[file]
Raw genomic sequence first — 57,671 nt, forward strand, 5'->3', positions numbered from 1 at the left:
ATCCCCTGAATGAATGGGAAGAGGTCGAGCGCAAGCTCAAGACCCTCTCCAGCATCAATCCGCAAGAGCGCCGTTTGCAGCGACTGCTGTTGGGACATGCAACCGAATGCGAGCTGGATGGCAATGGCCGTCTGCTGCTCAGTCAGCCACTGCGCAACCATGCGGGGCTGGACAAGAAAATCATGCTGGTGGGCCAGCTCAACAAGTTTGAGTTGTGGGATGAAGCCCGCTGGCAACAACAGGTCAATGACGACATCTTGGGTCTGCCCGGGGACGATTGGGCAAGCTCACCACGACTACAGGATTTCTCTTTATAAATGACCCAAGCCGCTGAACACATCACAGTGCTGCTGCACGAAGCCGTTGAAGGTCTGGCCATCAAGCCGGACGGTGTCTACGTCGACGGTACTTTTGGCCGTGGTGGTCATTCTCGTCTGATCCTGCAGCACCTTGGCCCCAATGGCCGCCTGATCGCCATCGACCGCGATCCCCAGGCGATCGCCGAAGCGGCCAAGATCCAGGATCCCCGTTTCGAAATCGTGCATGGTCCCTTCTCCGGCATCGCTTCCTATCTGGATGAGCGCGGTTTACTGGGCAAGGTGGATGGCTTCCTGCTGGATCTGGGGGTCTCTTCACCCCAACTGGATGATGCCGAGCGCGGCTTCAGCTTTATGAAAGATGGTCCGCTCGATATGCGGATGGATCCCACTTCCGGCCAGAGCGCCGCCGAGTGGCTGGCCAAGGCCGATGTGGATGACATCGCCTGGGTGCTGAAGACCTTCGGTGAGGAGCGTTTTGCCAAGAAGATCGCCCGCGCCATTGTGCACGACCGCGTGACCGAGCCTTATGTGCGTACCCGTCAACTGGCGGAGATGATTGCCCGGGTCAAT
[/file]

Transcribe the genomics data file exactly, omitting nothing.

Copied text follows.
Raw genomic sequence first — 57,671 nt, forward strand, 5'->3', positions numbered from 1 at the left:
ATCCCCTGAATGAATGGGAAGAGGTCGAGCGCAAGCTCAAGACCCTCTCCAGCATCAATCCGCAAGAGCGCCGTTTGCAGCGACTGCTGTTGGGACATGCAACCGAATGCGAGCTGGATGGCAATGGCCGTCTGCTGCTCAGTCAGCCACTGCGCAACCATGCGGGGCTGGACAAGAAAATCATGCTGGTGGGCCAGCTCAACAAGTTTGAGTTGTGGGATGAAGCCCGCTGGCAACAACAGGTCAATGACGACATCTTGGGTCTGCCCGGGGACGATTGGGCAAGCTCACCACGACTACAGGATTTCTCTTTATAAATGACCCAAGCCGCTGAACACATCACAGTGCTGCTGCACGAAGCCGTTGAAGGTCTGGCCATCAAGCCGGACGGTGTCTACGTCGACGGTACTTTTGGCCGTGGTGGTCATTCTCGTCTGATCCTGCAGCACCTTGGCCCCAATGGCCGCCTGATCGCCATCGACCGCGATCCCCAGGCGATCGCCGAAGCGGCCAAGATCCAGGATCCCCGTTTCGAAATCGTGCATGGTCCCTTCTCCGGCATCGCTTCCTATCTGGATGAGCGCGGTTTACTGGGCAAGGTGGATGGCTTCCTGCTGGATCTGGGGGTCTCTTCACCCCAACTGGATGATGCCGAGCGCGGCTTCAGCTTTATGAAAGATGGTCCGCTCGATATGCGGATGGATCCCACTTCCGGCCAGAGCGCCGCCGAGTGGCTGGCCAAGGCCGATGTGGATGACATCGCCTGGGTGCTGAAGACCTTCGGTGAGGAGCGTTTTGCCAAGAAGATCGCCCGCGCCATTGTGCACGACCGCGTGACCGAGCCTTATGTGCGTACCCGTCAACTGGCGGAGATGATTGCCCGGGTCAAT